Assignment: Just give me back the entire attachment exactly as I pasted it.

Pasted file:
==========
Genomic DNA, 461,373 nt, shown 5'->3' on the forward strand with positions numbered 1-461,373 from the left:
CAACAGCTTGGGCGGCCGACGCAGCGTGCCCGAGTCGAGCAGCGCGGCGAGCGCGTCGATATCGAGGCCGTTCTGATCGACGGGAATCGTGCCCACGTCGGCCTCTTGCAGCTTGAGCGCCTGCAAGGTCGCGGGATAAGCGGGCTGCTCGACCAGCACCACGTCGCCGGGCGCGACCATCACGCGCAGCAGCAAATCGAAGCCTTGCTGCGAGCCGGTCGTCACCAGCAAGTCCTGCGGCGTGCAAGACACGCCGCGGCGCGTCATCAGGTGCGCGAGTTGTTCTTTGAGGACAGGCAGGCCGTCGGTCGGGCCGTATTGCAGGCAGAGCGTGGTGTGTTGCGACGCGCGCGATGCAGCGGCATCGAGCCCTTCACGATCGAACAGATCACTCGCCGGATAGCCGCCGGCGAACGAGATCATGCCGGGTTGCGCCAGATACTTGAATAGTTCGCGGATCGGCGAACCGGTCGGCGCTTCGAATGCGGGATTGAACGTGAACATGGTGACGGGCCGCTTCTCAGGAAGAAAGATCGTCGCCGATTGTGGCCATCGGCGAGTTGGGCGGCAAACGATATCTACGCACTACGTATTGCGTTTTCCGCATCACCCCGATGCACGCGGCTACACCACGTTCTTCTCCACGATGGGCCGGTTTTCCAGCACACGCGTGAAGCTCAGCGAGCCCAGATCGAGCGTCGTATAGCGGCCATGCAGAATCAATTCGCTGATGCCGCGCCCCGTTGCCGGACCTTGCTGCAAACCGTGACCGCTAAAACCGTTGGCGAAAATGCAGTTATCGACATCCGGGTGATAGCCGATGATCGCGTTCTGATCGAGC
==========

Genomic DNA, 461,373 nt, shown 5'->3' on the forward strand with positions numbered 1-461,373 from the left:
CAACAGCTTGGGCGGCCGACGCAGCGTGCCCGAGTCGAGCAGCGCGGCGAGCGCGTCGATATCGAGGCCGTTCTGATCGACGGGAATCGTGCCCACGTCGGCCTCTTGCAGCTTGAGCGCCTGCAAGGTCGCGGGATAAGCGGGCTGCTCGACCAGCACCACGTCGCCGGGCGCGACCATCACGCGCAGCAGCAAATCGAAGCCTTGCTGCGAGCCGGTCGTCACCAGCAAGTCCTGCGGCGTGCAAGACACGCCGCGGCGCGTCATCAGGTGCGCGAGTTGTTCTTTGAGGACAGGCAGGCCGTCGGTCGGGCCGTATTGCAGGCAGAGCGTGGTGTGTTGCGACGCGCGCGATGCAGCGGCATCGAGCCCTTCACGATCGAACAGATCACTCGCCGGATAGCCGCCGGCGAACGAGATCATGCCGGGTTGCGCCAGATACTTGAATAGTTCGCGGATCGGCGAACCGGTCGGCGCTTCGAATGCGGGATTGAACGTGAACATGGTGACGGGCCGCTTCTCAGGAAGAAAGATCGTCGCCGATTGTGGCCATCGGCGAGTTGGGCGGCAAACGATATCTACGCACTACGTATTGCGTTTTCCGCATCACCCCGATGCACGCGGCTACACCACGTTCTTCTCCACGATGGGCCGGTTTTCCAGCACACGCGTGAAGCTCAGCGAGCCCAGATCGAGCGTCGTATAGCGGCCATGCAGAATCAATTCGCTGATGCCGCGCCCCGTTGCCGGACCTTGCTGCAAACCGTGACCGCTAAAACCGTTGGCGAAAATGCAGTTATCGACATCCGGGTGATAGCCGATGATCGCGTTCTGATCGAGC